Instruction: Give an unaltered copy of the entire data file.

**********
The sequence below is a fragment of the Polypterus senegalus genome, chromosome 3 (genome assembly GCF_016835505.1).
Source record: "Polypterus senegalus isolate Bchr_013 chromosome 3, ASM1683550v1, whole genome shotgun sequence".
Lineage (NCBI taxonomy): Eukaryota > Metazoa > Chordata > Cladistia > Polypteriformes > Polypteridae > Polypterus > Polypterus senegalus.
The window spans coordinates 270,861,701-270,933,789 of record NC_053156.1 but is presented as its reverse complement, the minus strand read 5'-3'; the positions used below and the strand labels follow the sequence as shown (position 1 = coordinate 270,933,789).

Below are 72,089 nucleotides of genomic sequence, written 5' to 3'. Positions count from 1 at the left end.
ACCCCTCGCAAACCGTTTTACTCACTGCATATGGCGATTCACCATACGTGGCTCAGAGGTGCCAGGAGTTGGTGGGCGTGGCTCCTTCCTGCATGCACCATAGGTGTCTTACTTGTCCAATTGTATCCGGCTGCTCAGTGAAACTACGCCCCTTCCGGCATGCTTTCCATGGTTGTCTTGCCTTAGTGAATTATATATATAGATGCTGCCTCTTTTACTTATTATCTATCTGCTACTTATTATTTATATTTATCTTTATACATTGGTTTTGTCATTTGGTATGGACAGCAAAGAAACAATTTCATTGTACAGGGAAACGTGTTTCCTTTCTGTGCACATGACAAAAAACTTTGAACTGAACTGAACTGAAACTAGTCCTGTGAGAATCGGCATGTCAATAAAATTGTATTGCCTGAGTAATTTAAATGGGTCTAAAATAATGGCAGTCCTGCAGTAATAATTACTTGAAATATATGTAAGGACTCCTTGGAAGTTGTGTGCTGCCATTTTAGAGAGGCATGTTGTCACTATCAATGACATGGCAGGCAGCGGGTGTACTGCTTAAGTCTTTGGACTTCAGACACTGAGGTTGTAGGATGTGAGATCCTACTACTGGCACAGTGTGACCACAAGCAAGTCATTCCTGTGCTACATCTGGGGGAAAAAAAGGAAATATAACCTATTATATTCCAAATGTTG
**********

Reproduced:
The sequence below is a fragment of the Polypterus senegalus genome, chromosome 3 (genome assembly GCF_016835505.1).
Source record: "Polypterus senegalus isolate Bchr_013 chromosome 3, ASM1683550v1, whole genome shotgun sequence".
Lineage (NCBI taxonomy): Eukaryota > Metazoa > Chordata > Cladistia > Polypteriformes > Polypteridae > Polypterus > Polypterus senegalus.
The window spans coordinates 270,861,701-270,933,789 of record NC_053156.1 but is presented as its reverse complement, the minus strand read 5'-3'; the positions used below and the strand labels follow the sequence as shown (position 1 = coordinate 270,933,789).

Below are 72,089 nucleotides of genomic sequence, written 5' to 3'. Positions count from 1 at the left end.
ACCCCTCGCAAACCGTTTTACTCACTGCATATGGCGATTCACCATACGTGGCTCAGAGGTGCCAGGAGTTGGTGGGCGTGGCTCCTTCCTGCATGCACCATAGGTGTCTTACTTGTCCAATTGTATCCGGCTGCTCAGTGAAACTACGCCCCTTCCGGCATGCTTTCCATGGTTGTCTTGCCTTAGTGAATTATATATATAGATGCTGCCTCTTTTACTTATTATCTATCTGCTACTTATTATTTATATTTATCTTTATACATTGGTTTTGTCATTTGGTATGGACAGCAAAGAAACAATTTCATTGTACAGGGAAACGTGTTTCCTTTCTGTGCACATGACAAAAAACTTTGAACTGAACTGAACTGAAACTAGTCCTGTGAGAATCGGCATGTCAATAAAATTGTATTGCCTGAGTAATTTAAATGGGTCTAAAATAATGGCAGTCCTGCAGTAATAATTACTTGAAATATATGTAAGGACTCCTTGGAAGTTGTGTGCTGCCATTTTAGAGAGGCATGTTGTCACTATCAATGACATGGCAGGCAGCGGGTGTACTGCTTAAGTCTTTGGACTTCAGACACTGAGGTTGTAGGATGTGAGATCCTACTACTGGCACAGTGTGACCACAAGCAAGTCATTCCTGTGCTACATCTGGGGGAAAAAAAGGAAATATAACCTATTATATTCCAAATGTTG